Gaffer Tape: Everything You Always Wanted to Know But Were Afraid to Ask

Sometimes the glue that holds it all together isn’t glue at all. But tape. And not any kind of tape, mind you. This particular variety goes by many names: gaff, gaffe, gaffs, gaffer, and gaffer tape. But when it comes down to it, as Marty Gage says, “No matter what you call it, it’s just great tape!”

With 15 years of experience in the industry, Marty Gage knows a thing or two about the importance of high quality gaffer tape. He teamed up with a leading tape manufacturer and in 2013 launched Gaffer Power, a company determined to create the market’s best gaffer tape.

Gaffer Tape

Gaffer Tape: Everything You Want to Know

Filmmaking Stuff: So, what is gaffer tape, exactly?

Marty Gage: Gaffer tape is a heavy-duty, pressure-sensitive cotton cloth tape with adhesive properties. In other words, it’s tough and it sticks! It is used mainly in theater, film, and television productions as well as during live performances and any other kind of stage work. If you’re on a set of some sorts, you won’t have any difficulty finding gaffer tape!

Filmmaking Stuff: What are some specific ways gaffer tape is used on set?

Marty Gage: Although gaffer tape can be used for many things, its primary purpose is for securing cables to a stage floor or other surface. Since it’s easy to remove and doesn’t leave any sticky residue, it’s without a doubt the most popular roll of tape on set.

Filmmaking Stuff: Why not just call it tape?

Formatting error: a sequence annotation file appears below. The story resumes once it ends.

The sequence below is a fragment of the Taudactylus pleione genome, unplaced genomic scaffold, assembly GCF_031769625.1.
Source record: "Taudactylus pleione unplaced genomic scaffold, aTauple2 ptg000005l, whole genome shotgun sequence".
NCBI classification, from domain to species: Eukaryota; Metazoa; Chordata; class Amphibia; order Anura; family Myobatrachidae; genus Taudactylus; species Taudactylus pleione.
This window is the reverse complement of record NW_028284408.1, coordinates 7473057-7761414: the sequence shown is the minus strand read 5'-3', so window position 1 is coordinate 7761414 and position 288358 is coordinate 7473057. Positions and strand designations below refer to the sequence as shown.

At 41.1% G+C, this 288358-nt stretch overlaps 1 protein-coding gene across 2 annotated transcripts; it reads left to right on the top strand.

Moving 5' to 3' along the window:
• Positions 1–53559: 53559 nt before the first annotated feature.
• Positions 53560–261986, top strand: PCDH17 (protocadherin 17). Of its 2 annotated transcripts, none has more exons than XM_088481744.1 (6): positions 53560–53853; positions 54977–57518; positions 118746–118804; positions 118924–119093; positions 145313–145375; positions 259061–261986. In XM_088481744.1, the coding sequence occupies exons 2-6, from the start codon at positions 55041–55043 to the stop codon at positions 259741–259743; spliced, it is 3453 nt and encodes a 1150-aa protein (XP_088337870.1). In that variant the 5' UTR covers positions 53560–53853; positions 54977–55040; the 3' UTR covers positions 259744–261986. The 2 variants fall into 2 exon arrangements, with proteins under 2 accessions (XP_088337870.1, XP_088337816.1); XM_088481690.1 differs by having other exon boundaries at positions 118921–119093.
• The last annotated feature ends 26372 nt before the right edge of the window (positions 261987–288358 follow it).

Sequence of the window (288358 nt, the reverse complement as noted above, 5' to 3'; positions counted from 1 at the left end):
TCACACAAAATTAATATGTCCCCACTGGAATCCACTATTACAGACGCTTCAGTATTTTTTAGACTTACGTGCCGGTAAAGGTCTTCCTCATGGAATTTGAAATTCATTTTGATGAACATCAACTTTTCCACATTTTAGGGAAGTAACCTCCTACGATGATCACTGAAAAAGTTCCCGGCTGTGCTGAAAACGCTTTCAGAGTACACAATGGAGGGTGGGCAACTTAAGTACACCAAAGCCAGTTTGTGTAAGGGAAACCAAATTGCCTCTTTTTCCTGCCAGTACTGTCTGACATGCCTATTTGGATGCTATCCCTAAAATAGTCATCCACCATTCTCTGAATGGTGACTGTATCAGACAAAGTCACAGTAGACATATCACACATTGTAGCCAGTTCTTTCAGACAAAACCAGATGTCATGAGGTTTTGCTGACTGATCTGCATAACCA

Marty Gage: It got its name because the chief lighting technician on a film crew, also known as a gaffer, uses tons of this type of tape. When cables are taped down on a stage or other surface they are said to be “gaffed”.

Filmmaking Stuff: Why is this tape ideal for film and television?

Marty Gage: The main reasons are that it doesn’t leave any sticky residue, it’s easy to remove, and very easy to tear. So you can use it for markings and of course securing cables. It’s also very strong and waterproof.

Filmmaking Stuff: Sounds like a pretty integral element.

Marty Gage: From day one of shooting and right up until the very last Martini Shot, if the crew is on set, the gaffer rolls are being used.

Filmmaking Stuff: Would you use different tape for an exterior shoot versus interior?

Marty Gage: Real gaffer tape is waterproof so it can be utilized for both indoor and outdoor shoots. I say “real” because there are import gaffer tapes out there that are crap. No one on a film set would be caught dead with the import stuff. Premium gaffer tape, like Gaffer Power, is manufactured in America.

Filmmaking Stuff: You said it’s used for theater too. The heat given off by theater lights doesn’t compromise the integrity of the tape?

Marty Gage: Gaffer tape is the best tape for a theatre production as it is strong and hides in the background, and unlike duct tape for example. And again, when used for an extended period of time it won’t leave behind a sticky residue. So it’s the perfect tape for theatre.

Filmmaking Stuff: Gaffer Power manufactures a few different styles. How are different sizes and colors beneficial?